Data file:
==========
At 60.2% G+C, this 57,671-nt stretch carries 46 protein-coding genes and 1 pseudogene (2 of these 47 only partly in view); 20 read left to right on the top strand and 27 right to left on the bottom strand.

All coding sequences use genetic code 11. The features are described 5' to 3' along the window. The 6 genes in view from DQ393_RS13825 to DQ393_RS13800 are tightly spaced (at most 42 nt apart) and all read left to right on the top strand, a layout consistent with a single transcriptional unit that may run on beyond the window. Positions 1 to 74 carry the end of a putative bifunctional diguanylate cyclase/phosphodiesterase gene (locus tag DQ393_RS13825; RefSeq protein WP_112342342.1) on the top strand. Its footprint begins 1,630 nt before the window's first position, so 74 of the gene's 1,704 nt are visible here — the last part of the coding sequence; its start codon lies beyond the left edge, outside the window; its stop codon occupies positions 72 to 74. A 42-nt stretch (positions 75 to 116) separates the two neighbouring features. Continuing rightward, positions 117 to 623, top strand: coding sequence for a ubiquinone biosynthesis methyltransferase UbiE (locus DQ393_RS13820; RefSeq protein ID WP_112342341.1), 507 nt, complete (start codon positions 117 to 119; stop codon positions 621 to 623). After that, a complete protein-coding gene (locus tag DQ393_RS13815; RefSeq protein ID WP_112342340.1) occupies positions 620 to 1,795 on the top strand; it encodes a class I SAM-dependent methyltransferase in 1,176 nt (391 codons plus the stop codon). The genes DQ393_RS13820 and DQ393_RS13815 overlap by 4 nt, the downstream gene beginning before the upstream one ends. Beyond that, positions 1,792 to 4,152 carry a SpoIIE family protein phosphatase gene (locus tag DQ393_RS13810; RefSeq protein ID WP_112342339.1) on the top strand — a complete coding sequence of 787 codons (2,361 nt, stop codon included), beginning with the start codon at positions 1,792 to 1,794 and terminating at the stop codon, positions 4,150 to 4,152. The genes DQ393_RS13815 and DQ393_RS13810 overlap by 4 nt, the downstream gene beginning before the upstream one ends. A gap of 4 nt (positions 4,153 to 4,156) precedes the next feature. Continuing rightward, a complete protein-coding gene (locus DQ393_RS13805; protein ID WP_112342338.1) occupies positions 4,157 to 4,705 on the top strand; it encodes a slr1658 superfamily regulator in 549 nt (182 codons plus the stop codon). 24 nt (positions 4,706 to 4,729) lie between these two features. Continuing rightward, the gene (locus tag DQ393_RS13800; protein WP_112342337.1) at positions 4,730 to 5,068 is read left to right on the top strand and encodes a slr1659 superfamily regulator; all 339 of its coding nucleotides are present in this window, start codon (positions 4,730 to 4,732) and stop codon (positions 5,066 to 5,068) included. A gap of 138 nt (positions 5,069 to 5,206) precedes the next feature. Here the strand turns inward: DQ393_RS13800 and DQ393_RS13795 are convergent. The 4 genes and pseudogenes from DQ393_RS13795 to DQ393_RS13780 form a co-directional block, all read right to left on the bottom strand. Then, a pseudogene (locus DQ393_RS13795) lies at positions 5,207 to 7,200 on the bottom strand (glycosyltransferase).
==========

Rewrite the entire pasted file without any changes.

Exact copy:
At 60.2% G+C, this 57,671-nt stretch carries 46 protein-coding genes and 1 pseudogene (2 of these 47 only partly in view); 20 read left to right on the top strand and 27 right to left on the bottom strand.

All coding sequences use genetic code 11. The features are described 5' to 3' along the window. The 6 genes in view from DQ393_RS13825 to DQ393_RS13800 are tightly spaced (at most 42 nt apart) and all read left to right on the top strand, a layout consistent with a single transcriptional unit that may run on beyond the window. Positions 1 to 74 carry the end of a putative bifunctional diguanylate cyclase/phosphodiesterase gene (locus tag DQ393_RS13825; RefSeq protein WP_112342342.1) on the top strand. Its footprint begins 1,630 nt before the window's first position, so 74 of the gene's 1,704 nt are visible here — the last part of the coding sequence; its start codon lies beyond the left edge, outside the window; its stop codon occupies positions 72 to 74. A 42-nt stretch (positions 75 to 116) separates the two neighbouring features. Continuing rightward, positions 117 to 623, top strand: coding sequence for a ubiquinone biosynthesis methyltransferase UbiE (locus DQ393_RS13820; RefSeq protein ID WP_112342341.1), 507 nt, complete (start codon positions 117 to 119; stop codon positions 621 to 623). After that, a complete protein-coding gene (locus tag DQ393_RS13815; RefSeq protein ID WP_112342340.1) occupies positions 620 to 1,795 on the top strand; it encodes a class I SAM-dependent methyltransferase in 1,176 nt (391 codons plus the stop codon). The genes DQ393_RS13820 and DQ393_RS13815 overlap by 4 nt, the downstream gene beginning before the upstream one ends. Beyond that, positions 1,792 to 4,152 carry a SpoIIE family protein phosphatase gene (locus tag DQ393_RS13810; RefSeq protein ID WP_112342339.1) on the top strand — a complete coding sequence of 787 codons (2,361 nt, stop codon included), beginning with the start codon at positions 1,792 to 1,794 and terminating at the stop codon, positions 4,150 to 4,152. The genes DQ393_RS13815 and DQ393_RS13810 overlap by 4 nt, the downstream gene beginning before the upstream one ends. A gap of 4 nt (positions 4,153 to 4,156) precedes the next feature. Continuing rightward, a complete protein-coding gene (locus DQ393_RS13805; protein ID WP_112342338.1) occupies positions 4,157 to 4,705 on the top strand; it encodes a slr1658 superfamily regulator in 549 nt (182 codons plus the stop codon). 24 nt (positions 4,706 to 4,729) lie between these two features. Continuing rightward, the gene (locus tag DQ393_RS13800; protein WP_112342337.1) at positions 4,730 to 5,068 is read left to right on the top strand and encodes a slr1659 superfamily regulator; all 339 of its coding nucleotides are present in this window, start codon (positions 4,730 to 4,732) and stop codon (positions 5,066 to 5,068) included. A gap of 138 nt (positions 5,069 to 5,206) precedes the next feature. Here the strand turns inward: DQ393_RS13800 and DQ393_RS13795 are convergent. The 4 genes and pseudogenes from DQ393_RS13795 to DQ393_RS13780 form a co-directional block, all read right to left on the bottom strand. Then, a pseudogene (locus DQ393_RS13795) lies at positions 5,207 to 7,200 on the bottom strand (glycosyltransferase).